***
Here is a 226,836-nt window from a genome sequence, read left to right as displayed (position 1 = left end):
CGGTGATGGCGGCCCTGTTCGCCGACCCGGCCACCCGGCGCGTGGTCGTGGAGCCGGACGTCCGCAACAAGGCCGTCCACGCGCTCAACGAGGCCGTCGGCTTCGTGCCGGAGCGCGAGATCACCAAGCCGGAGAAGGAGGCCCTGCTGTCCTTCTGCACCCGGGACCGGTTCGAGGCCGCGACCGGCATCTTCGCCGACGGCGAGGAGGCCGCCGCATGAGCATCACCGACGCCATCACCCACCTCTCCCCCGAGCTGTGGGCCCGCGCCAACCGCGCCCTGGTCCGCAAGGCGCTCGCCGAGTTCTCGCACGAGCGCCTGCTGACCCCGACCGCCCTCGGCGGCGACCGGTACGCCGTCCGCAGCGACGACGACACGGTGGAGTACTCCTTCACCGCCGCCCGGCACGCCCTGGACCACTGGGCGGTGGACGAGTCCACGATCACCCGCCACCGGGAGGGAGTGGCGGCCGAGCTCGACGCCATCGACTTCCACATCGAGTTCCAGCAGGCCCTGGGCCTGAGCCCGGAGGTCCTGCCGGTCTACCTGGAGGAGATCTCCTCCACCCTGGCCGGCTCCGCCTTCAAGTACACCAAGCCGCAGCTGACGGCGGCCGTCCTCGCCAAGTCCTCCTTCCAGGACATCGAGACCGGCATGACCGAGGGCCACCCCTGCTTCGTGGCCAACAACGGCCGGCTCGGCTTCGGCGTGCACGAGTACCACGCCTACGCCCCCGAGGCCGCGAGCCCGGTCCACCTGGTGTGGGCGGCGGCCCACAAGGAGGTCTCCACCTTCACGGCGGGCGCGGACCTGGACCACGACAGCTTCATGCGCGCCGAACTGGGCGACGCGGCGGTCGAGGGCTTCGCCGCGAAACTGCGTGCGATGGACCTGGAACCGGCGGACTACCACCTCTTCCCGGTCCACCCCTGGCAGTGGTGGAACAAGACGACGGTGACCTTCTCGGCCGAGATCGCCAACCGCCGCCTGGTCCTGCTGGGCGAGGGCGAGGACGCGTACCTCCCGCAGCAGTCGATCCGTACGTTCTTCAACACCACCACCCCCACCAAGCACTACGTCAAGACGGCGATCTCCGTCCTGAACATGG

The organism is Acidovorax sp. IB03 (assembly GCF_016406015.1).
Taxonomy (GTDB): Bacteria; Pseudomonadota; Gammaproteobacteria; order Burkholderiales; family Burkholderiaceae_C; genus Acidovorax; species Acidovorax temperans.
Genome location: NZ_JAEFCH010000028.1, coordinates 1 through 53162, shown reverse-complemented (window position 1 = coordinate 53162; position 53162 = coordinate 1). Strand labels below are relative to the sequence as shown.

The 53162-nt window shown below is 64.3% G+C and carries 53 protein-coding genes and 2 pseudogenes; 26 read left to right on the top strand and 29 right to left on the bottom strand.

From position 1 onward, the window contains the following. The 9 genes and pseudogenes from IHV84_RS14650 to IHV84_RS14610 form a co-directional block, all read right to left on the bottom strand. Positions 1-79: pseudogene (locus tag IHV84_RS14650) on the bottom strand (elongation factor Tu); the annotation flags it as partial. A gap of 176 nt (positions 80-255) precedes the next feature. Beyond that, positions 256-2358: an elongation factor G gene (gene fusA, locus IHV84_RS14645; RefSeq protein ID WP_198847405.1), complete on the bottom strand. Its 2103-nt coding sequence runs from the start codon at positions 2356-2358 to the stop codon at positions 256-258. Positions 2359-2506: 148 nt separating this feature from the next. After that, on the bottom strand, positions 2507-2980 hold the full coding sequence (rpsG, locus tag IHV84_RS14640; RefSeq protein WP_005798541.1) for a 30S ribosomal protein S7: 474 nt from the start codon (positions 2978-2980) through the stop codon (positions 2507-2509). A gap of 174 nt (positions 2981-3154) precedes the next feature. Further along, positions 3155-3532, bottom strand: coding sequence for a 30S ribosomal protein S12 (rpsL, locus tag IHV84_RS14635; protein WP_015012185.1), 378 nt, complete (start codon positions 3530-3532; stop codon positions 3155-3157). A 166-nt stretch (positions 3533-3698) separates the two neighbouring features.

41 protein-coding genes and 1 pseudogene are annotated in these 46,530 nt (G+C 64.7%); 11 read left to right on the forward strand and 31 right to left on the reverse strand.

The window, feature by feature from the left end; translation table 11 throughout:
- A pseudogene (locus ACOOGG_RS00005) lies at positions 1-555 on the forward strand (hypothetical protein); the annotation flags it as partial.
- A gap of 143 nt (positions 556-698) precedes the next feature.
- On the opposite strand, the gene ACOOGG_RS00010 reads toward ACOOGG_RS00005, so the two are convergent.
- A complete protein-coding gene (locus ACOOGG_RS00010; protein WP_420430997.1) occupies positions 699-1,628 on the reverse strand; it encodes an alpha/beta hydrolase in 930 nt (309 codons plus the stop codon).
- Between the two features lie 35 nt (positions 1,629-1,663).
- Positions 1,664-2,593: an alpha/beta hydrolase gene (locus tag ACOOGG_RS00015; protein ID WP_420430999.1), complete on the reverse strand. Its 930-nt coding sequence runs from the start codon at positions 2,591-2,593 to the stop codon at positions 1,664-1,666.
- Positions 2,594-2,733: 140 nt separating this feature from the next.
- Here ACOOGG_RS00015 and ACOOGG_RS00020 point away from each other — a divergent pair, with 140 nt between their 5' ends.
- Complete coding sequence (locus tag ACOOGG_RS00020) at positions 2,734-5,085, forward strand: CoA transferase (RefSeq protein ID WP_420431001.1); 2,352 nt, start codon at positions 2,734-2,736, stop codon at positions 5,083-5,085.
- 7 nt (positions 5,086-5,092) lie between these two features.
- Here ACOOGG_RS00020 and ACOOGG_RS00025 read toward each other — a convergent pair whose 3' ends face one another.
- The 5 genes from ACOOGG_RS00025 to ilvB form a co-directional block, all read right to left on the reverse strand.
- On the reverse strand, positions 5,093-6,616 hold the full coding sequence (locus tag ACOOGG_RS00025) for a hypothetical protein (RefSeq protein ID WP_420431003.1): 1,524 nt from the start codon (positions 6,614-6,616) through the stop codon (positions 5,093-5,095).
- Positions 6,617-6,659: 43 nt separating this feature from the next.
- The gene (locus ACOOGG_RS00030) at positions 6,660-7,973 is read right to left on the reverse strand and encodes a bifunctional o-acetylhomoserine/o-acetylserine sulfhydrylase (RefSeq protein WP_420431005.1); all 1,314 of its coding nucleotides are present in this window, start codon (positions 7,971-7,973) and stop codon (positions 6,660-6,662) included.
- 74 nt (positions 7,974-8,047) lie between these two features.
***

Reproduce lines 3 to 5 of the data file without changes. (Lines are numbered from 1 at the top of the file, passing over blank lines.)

The organism is Acidovorax sp. IB03 (assembly GCF_016406015.1).
Taxonomy (GTDB): Bacteria; Pseudomonadota; Gammaproteobacteria; order Burkholderiales; family Burkholderiaceae_C; genus Acidovorax; species Acidovorax temperans.
Genome location: NZ_JAEFCH010000028.1, coordinates 1 through 53162, shown reverse-complemented (window position 1 = coordinate 53162; position 53162 = coordinate 1). Strand labels below are relative to the sequence as shown.